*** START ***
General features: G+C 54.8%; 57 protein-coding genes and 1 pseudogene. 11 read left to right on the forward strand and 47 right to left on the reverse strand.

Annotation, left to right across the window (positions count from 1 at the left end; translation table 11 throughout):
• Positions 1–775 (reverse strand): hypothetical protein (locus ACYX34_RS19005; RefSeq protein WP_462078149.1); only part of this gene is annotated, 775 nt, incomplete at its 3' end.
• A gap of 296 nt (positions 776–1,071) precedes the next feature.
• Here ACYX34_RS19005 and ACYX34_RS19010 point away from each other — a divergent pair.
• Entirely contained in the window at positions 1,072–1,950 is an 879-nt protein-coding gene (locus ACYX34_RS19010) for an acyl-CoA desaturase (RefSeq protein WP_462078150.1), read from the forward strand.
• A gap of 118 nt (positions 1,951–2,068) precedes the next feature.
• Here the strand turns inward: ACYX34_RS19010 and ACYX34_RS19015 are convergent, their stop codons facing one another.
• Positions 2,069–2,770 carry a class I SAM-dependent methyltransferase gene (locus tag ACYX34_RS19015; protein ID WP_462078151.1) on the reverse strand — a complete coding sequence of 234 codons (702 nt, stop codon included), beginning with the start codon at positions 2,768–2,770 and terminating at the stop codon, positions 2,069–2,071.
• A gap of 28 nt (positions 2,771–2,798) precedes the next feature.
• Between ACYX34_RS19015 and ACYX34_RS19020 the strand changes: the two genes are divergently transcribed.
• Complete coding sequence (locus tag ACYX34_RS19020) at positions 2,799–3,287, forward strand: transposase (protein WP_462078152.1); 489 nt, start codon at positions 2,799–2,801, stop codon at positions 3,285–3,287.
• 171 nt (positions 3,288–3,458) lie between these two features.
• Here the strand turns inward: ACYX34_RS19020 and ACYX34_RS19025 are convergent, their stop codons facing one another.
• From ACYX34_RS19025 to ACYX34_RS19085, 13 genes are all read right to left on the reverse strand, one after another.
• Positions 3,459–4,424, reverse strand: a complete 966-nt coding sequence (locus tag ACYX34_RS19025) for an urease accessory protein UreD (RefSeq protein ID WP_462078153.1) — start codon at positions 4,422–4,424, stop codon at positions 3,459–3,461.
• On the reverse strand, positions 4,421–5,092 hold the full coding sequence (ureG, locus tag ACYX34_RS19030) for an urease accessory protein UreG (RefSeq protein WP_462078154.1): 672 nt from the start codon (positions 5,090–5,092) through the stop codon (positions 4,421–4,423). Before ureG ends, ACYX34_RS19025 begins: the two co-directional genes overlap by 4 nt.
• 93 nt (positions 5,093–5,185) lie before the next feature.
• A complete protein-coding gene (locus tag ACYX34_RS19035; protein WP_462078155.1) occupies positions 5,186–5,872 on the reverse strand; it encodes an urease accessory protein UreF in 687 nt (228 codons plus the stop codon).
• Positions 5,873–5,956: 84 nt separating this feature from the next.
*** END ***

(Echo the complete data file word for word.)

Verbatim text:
General features: G+C 54.8%; 57 protein-coding genes and 1 pseudogene. 11 read left to right on the forward strand and 47 right to left on the reverse strand.

Annotation, left to right across the window (positions count from 1 at the left end; translation table 11 throughout):
• Positions 1–775 (reverse strand): hypothetical protein (locus ACYX34_RS19005; RefSeq protein WP_462078149.1); only part of this gene is annotated, 775 nt, incomplete at its 3' end.
• A gap of 296 nt (positions 776–1,071) precedes the next feature.
• Here ACYX34_RS19005 and ACYX34_RS19010 point away from each other — a divergent pair.
• Entirely contained in the window at positions 1,072–1,950 is an 879-nt protein-coding gene (locus ACYX34_RS19010) for an acyl-CoA desaturase (RefSeq protein WP_462078150.1), read from the forward strand.
• A gap of 118 nt (positions 1,951–2,068) precedes the next feature.
• Here the strand turns inward: ACYX34_RS19010 and ACYX34_RS19015 are convergent, their stop codons facing one another.
• Positions 2,069–2,770 carry a class I SAM-dependent methyltransferase gene (locus tag ACYX34_RS19015; protein ID WP_462078151.1) on the reverse strand — a complete coding sequence of 234 codons (702 nt, stop codon included), beginning with the start codon at positions 2,768–2,770 and terminating at the stop codon, positions 2,069–2,071.
• A gap of 28 nt (positions 2,771–2,798) precedes the next feature.
• Between ACYX34_RS19015 and ACYX34_RS19020 the strand changes: the two genes are divergently transcribed.
• Complete coding sequence (locus tag ACYX34_RS19020) at positions 2,799–3,287, forward strand: transposase (protein WP_462078152.1); 489 nt, start codon at positions 2,799–2,801, stop codon at positions 3,285–3,287.
• 171 nt (positions 3,288–3,458) lie between these two features.
• Here the strand turns inward: ACYX34_RS19020 and ACYX34_RS19025 are convergent, their stop codons facing one another.
• From ACYX34_RS19025 to ACYX34_RS19085, 13 genes are all read right to left on the reverse strand, one after another.
• Positions 3,459–4,424, reverse strand: a complete 966-nt coding sequence (locus tag ACYX34_RS19025) for an urease accessory protein UreD (RefSeq protein ID WP_462078153.1) — start codon at positions 4,422–4,424, stop codon at positions 3,459–3,461.
• On the reverse strand, positions 4,421–5,092 hold the full coding sequence (ureG, locus tag ACYX34_RS19030) for an urease accessory protein UreG (RefSeq protein WP_462078154.1): 672 nt from the start codon (positions 5,090–5,092) through the stop codon (positions 4,421–4,423). Before ureG ends, ACYX34_RS19025 begins: the two co-directional genes overlap by 4 nt.
• 93 nt (positions 5,093–5,185) lie before the next feature.
• A complete protein-coding gene (locus tag ACYX34_RS19035; protein WP_462078155.1) occupies positions 5,186–5,872 on the reverse strand; it encodes an urease accessory protein UreF in 687 nt (228 codons plus the stop codon).
• Positions 5,873–5,956: 84 nt separating this feature from the next.